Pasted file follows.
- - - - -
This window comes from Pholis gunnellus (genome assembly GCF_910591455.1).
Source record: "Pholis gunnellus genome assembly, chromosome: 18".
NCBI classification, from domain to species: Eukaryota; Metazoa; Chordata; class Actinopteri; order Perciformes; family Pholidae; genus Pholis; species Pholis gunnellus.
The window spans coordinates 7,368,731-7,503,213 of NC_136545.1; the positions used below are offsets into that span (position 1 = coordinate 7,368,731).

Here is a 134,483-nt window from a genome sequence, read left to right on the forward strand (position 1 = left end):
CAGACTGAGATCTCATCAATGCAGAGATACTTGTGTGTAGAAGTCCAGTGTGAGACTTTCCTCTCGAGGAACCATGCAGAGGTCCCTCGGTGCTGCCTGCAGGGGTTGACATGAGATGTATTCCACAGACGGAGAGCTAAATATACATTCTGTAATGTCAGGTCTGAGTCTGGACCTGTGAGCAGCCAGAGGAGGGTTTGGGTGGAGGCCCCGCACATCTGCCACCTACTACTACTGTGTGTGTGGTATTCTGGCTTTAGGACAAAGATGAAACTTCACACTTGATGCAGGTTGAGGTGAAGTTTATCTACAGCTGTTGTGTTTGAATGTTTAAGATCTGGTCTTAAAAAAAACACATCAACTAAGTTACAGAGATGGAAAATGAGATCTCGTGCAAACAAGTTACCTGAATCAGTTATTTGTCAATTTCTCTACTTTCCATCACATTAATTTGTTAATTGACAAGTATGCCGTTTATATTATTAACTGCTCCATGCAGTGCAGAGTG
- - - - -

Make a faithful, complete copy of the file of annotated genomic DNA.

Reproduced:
This window comes from Pholis gunnellus (genome assembly GCF_910591455.1).
Source record: "Pholis gunnellus genome assembly, chromosome: 18".
NCBI classification, from domain to species: Eukaryota; Metazoa; Chordata; class Actinopteri; order Perciformes; family Pholidae; genus Pholis; species Pholis gunnellus.
The window spans coordinates 7,368,731-7,503,213 of NC_136545.1; the positions used below are offsets into that span (position 1 = coordinate 7,368,731).

Here is a 134,483-nt window from a genome sequence, read left to right on the forward strand (position 1 = left end):
CAGACTGAGATCTCATCAATGCAGAGATACTTGTGTGTAGAAGTCCAGTGTGAGACTTTCCTCTCGAGGAACCATGCAGAGGTCCCTCGGTGCTGCCTGCAGGGGTTGACATGAGATGTATTCCACAGACGGAGAGCTAAATATACATTCTGTAATGTCAGGTCTGAGTCTGGACCTGTGAGCAGCCAGAGGAGGGTTTGGGTGGAGGCCCCGCACATCTGCCACCTACTACTACTGTGTGTGTGGTATTCTGGCTTTAGGACAAAGATGAAACTTCACACTTGATGCAGGTTGAGGTGAAGTTTATCTACAGCTGTTGTGTTTGAATGTTTAAGATCTGGTCTTAAAAAAAACACATCAACTAAGTTACAGAGATGGAAAATGAGATCTCGTGCAAACAAGTTACCTGAATCAGTTATTTGTCAATTTCTCTACTTTCCATCACATTAATTTGTTAATTGACAAGTATGCCGTTTATATTATTAACTGCTCCATGCAGTGCAGAGTG